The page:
March , 2019

People Aur Politics

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On 23 June the Defence and Military Analysis Programme, in collaboration with the German Ministry of Defence, held a high-level workshop in Berlin to discuss and analyse questions regarding hybrid warfare and the changing character of conflict. The event brought together more than 80 leading international and German policymakers and experts, including German Defence Minister Ursula von der Leyen, in support of the drafting process for the new German White Paper on Security Policy and the Future of the Armed Forces.

During his keynote address General Knud Bartels, Chairman of the Military Committee, NATO, explored the role of the military in national and multinational responses to hybrid threats. Hybrid warfare was designed to corrode state power, he explained, with the intent of a hybrid aggressor being to remain under the radar of a response threshold. This, he argued, is a strategy for a weaker adversary. Bartels notes that the West was currently confronted by two different hybrid models: the Russian model, in which military capabilities serve as a backdrop, and the IS model, which had created instability on the southern border of the Alliance. He stressed that other hybrid models were entirely possible, adding that the military contribution to countering hybrid threats had to focus on strong intelligence, capable command and control and large reserves and formations like the NATO Response Force.

The workshop’s first panel discussed the changing character of war in the context of hybrid threats. Speakers pointed out that while many different labels could be used alongside hybrid warfare to describe current conflicts, the concept provides decision-makers and analysts with a lexicon to understand contemporary conflicts in Europe’s eastern and southern neighbourhoods. They argues that Western states were not well equipped to distinguish between aggressive foreign policy and hybrid warfare and should develop a clearer understanding of when peace blends into war. While in the case of the Ukraine crisis it can be questioned whether Russia had actually developed a coherent operational concept of hybrid warfare, Russia managed to effectively combine all elements of state power and thereby challenged the fundamentals of Europe’s security order.

The second session built on the foundational discussions of the first panel by exploring case studies of the impact of hybrid warfare on NATO, the OSCE and Middle Eastern states. Regarding NATO, the announced measures of the Readiness Action Plan were put in context by the need for a new strategic framework within which these measures can be employed, with accelerated decision-making and better situational awareness. With respect to the Middle East, the audience was reminded that hybrid warfare has been closer to the norm than the exception in recent decades, both for state and non-state actors. This is reflective in part of the parallel hybridisation of both politics and military forces in many countries, and in part the combination of weak, delegitimised governments in possession of strong conventional militaries.  In both cases the importance of understanding the political context in which hybrid warfare occurs, and the aims of those actors employing a hybrid approach, was emphasised. The experiences of the OSCE in Eastern Ukraine outlined how existing security structures and organisations can play a role in this, but also the limitations of restricted mandates and relatively small budgets.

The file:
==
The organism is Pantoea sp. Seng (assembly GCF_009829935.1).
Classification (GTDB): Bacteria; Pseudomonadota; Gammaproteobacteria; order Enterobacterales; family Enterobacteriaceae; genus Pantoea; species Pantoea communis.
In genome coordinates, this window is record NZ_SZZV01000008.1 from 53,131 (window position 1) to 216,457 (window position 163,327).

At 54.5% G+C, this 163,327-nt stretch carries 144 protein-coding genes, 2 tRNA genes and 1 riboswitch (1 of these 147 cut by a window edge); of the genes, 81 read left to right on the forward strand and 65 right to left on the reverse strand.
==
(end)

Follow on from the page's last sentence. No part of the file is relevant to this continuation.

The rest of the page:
The third panel focused on the issue of strategic communication, which forms an important part of the responses available to Western nations confronted with hybrid challenges. Amid continued denials from Moscow of overt involvement in Eastern Ukraine, and assertions that Russia, Western policymakers have looked to use strategic communications tools as part of their response. It was generally agreed that information warfare was being conducted, and not just by Russia: the group also highlighted the information-based activities of the Islamic State of Iraq and al-Sham (ISIS). In light of this, participants discussed what sort of information response there should be to such activities, and what body should deliver it.

The final panel also determined that effective strategic communications required a narrative, and that telling the truth in this context was highly important. This, participants concluded, gave the West a comparative advantage and could help it deconstruct an opponent’s narrative. They wondered, however, whether Western understanding of ‘truth’ was always the same as that of an adversary. They noted that any strategic communications response had to be nested within a strategy, and military means should not be at the centre of the corresponding narrative. A rapid analytical and response capability was important, but so was the ability to understand adversaries and their approaches to strategic communications. They noted, for example, that few full understood exactly how Russia’s ongoing disinformation activities worked.

The IISS delegation, led by François Heisbourg, Chairman of the IISS, involved experts from several research programmes, with Dr Bastian Giegerich, Director of Defence and Military Analysis; Nigel Inkster, Director of Transnational Threats and Political Risk; Dr Samuel Charap, Senior Fellow for Russia and Eurasia; James Hackett, Editor of The Military Balance and Senior Fellow for Defence and Military Analysis; Alexander Nicoll, Senior Fellow for Geo-economics and Defence, Editor of Strategic Survey and of Strategic Comments; and Henry Boyd, Research Associate for Defence and Military Analysis, travelling to Berlin.
—Dr Bastian Giegerich, Director, Defence and Military Analysis Programme

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